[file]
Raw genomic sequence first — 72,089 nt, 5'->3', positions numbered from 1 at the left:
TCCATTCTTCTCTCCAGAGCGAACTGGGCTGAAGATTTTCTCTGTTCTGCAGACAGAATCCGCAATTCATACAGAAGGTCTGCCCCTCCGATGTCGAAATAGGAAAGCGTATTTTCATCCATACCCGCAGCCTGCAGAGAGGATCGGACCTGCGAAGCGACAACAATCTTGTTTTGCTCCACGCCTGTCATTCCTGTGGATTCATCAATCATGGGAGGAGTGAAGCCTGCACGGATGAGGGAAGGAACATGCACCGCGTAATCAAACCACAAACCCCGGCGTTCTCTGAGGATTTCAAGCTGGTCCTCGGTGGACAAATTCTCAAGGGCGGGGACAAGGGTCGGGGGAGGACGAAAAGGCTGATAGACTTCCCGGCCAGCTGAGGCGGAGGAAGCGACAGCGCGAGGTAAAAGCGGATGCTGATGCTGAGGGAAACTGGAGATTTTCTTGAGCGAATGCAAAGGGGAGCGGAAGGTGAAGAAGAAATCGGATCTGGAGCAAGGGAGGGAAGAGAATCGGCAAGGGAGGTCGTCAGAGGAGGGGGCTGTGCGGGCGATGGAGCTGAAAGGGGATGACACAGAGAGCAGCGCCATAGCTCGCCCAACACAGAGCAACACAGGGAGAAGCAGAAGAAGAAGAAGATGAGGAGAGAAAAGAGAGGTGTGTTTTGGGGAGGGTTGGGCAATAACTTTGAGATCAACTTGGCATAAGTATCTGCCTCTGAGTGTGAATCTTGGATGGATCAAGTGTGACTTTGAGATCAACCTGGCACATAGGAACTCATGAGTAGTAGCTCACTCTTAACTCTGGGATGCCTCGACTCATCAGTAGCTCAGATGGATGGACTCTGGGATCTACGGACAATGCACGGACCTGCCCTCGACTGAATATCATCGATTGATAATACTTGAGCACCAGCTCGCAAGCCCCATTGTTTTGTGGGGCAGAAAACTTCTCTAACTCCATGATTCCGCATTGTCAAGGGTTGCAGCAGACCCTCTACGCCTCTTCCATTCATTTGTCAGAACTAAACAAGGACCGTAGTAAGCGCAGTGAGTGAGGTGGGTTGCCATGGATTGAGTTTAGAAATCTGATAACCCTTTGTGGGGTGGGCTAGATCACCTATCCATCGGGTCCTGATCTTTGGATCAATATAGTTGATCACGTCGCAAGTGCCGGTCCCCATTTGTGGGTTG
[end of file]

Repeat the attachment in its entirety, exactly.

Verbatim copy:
Raw genomic sequence first — 72,089 nt, 5'->3', positions numbered from 1 at the left:
TCCATTCTTCTCTCCAGAGCGAACTGGGCTGAAGATTTTCTCTGTTCTGCAGACAGAATCCGCAATTCATACAGAAGGTCTGCCCCTCCGATGTCGAAATAGGAAAGCGTATTTTCATCCATACCCGCAGCCTGCAGAGAGGATCGGACCTGCGAAGCGACAACAATCTTGTTTTGCTCCACGCCTGTCATTCCTGTGGATTCATCAATCATGGGAGGAGTGAAGCCTGCACGGATGAGGGAAGGAACATGCACCGCGTAATCAAACCACAAACCCCGGCGTTCTCTGAGGATTTCAAGCTGGTCCTCGGTGGACAAATTCTCAAGGGCGGGGACAAGGGTCGGGGGAGGACGAAAAGGCTGATAGACTTCCCGGCCAGCTGAGGCGGAGGAAGCGACAGCGCGAGGTAAAAGCGGATGCTGATGCTGAGGGAAACTGGAGATTTTCTTGAGCGAATGCAAAGGGGAGCGGAAGGTGAAGAAGAAATCGGATCTGGAGCAAGGGAGGGAAGAGAATCGGCAAGGGAGGTCGTCAGAGGAGGGGGCTGTGCGGGCGATGGAGCTGAAAGGGGATGACACAGAGAGCAGCGCCATAGCTCGCCCAACACAGAGCAACACAGGGAGAAGCAGAAGAAGAAGAAGATGAGGAGAGAAAAGAGAGGTGTGTTTTGGGGAGGGTTGGGCAATAACTTTGAGATCAACTTGGCATAAGTATCTGCCTCTGAGTGTGAATCTTGGATGGATCAAGTGTGACTTTGAGATCAACCTGGCACATAGGAACTCATGAGTAGTAGCTCACTCTTAACTCTGGGATGCCTCGACTCATCAGTAGCTCAGATGGATGGACTCTGGGATCTACGGACAATGCACGGACCTGCCCTCGACTGAATATCATCGATTGATAATACTTGAGCACCAGCTCGCAAGCCCCATTGTTTTGTGGGGCAGAAAACTTCTCTAACTCCATGATTCCGCATTGTCAAGGGTTGCAGCAGACCCTCTACGCCTCTTCCATTCATTTGTCAGAACTAAACAAGGACCGTAGTAAGCGCAGTGAGTGAGGTGGGTTGCCATGGATTGAGTTTAGAAATCTGATAACCCTTTGTGGGGTGGGCTAGATCACCTATCCATCGGGTCCTGATCTTTGGATCAATATAGTTGATCACGTCGCAAGTGCCGGTCCCCATTTGTGGGTTG